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Zoonoses: A current issue in contemporary infectology

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Author(s): Antonijević Božidar | Madle-Samardžija Nadežda | Turkulov Vesna | Čanak Grozdana | Gavrančić Čedomir | Petrović-Milošević Ivana

Journal: Medicinski Pregled
ISSN 0025-8105

Volume: 60;
Issue: 9-10;
Start page: 441;
Date: 2007;
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Keywords: Zoonoses | Influenza A Virus | Avian | Respiratory Distress Syndrome | Adult | Prion Diseases

ABSTRACT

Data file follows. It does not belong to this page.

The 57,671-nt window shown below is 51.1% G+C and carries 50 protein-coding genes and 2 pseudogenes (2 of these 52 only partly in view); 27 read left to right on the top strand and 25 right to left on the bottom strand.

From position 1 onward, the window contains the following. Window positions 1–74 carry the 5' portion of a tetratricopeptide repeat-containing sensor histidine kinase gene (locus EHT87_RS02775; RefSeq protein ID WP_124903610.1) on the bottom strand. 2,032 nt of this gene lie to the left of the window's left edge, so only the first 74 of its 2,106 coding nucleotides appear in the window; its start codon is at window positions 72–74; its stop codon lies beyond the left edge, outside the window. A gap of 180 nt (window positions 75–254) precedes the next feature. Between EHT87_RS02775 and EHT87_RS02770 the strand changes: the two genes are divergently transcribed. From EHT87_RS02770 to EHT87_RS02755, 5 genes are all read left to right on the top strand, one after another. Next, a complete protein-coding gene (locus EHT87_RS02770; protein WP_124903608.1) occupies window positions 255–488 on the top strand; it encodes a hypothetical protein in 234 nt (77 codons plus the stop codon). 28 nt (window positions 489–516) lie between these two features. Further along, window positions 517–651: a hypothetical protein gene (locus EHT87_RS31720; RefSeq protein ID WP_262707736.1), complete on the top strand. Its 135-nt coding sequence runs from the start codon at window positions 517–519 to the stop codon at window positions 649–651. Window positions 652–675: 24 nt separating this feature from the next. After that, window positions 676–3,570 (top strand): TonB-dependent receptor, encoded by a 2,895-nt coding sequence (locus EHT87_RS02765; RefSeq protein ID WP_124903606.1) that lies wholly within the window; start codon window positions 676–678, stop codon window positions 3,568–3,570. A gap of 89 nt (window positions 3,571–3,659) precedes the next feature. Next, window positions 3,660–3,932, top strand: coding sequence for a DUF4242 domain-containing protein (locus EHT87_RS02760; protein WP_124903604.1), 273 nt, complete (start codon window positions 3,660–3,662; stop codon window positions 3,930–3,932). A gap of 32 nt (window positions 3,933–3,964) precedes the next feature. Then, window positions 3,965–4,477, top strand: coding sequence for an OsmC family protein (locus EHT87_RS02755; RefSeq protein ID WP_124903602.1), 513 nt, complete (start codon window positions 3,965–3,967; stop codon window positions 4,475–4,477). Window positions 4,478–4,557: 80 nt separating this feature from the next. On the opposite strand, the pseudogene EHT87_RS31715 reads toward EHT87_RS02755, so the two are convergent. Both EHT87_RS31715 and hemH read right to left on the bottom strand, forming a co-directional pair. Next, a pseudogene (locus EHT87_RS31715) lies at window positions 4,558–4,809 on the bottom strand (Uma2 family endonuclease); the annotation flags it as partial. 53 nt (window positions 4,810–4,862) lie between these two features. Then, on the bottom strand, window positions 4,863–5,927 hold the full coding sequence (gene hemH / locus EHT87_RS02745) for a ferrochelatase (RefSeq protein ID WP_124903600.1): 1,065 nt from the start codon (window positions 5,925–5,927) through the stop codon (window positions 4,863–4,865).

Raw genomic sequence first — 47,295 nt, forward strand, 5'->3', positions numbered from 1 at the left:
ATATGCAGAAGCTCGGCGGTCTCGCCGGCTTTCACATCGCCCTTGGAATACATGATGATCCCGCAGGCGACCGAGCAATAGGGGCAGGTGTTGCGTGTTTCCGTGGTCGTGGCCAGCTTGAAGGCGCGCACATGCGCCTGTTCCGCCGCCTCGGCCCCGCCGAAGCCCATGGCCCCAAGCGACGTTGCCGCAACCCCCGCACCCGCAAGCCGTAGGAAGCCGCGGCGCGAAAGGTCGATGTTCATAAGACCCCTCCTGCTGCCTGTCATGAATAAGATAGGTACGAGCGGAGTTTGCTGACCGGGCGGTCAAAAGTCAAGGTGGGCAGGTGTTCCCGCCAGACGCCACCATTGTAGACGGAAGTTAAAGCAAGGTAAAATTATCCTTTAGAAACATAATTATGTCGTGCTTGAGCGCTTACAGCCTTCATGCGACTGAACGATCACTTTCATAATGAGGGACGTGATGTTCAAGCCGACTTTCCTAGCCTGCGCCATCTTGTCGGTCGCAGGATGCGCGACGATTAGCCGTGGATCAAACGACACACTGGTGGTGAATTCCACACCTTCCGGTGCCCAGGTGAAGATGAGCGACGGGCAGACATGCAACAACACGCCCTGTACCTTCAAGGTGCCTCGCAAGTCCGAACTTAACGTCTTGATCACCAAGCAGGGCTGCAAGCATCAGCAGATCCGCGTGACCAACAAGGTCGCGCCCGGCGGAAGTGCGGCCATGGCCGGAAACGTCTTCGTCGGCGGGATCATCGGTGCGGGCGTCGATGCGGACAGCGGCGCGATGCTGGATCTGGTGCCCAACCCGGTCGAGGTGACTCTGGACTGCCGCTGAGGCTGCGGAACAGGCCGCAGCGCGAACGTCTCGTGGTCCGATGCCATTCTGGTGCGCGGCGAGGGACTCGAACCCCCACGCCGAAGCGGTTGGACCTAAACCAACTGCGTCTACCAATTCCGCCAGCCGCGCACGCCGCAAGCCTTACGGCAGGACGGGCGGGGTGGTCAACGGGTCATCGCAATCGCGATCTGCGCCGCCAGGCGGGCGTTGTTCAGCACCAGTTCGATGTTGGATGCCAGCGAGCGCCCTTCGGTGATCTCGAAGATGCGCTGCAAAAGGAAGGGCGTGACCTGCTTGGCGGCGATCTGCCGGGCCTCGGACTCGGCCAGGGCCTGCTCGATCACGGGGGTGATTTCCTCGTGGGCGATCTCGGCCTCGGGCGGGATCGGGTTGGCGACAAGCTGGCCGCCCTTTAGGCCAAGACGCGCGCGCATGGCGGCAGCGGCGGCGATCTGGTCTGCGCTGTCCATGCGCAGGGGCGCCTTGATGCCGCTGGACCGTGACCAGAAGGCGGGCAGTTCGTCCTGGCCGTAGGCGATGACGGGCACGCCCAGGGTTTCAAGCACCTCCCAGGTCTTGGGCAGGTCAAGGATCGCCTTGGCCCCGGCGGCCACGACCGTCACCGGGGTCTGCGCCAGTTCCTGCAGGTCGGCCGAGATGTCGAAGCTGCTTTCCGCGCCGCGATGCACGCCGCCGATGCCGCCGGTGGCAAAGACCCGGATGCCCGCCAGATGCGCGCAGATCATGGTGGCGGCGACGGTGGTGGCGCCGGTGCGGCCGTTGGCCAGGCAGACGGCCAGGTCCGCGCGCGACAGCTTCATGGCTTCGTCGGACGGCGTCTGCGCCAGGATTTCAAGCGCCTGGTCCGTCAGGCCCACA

Introduction. Animal infectious diseases which can be transmitted to humans are as old as the civilization itself. It is thought that 75% of all human infectious diseases are of zoonotic origin. Zoonoses are of significant public health importance, with major social and economic impact. General facts about zoonoses. Depending on their life cycle, four groups of zoonoses are distinguished: orthozoonoses, cyclozoonoses, metazoonoses and saprozoonoses. Some zoonoses are of bacterial or viral origin, some are caused by rickettsia or chlamydia, others are mycotic or parasitic infections, whereas some are caused by arthropods or prions. Transmission of zoonoses to humans. Three stages are differentiated during the transmission of the causative agent to humans: excretion, presence in the environment and entry into the new host. There are two transmission mechanisms: transmissive (vector-borne) and non-transmissive (fecally-orally). Conclusion. Undoubtedly, new zoonoses will continue to emerge, and that is why we need to take seriously the warning of the Third Congress for the European Society for Emerging Infections "to expect the unexpected." .
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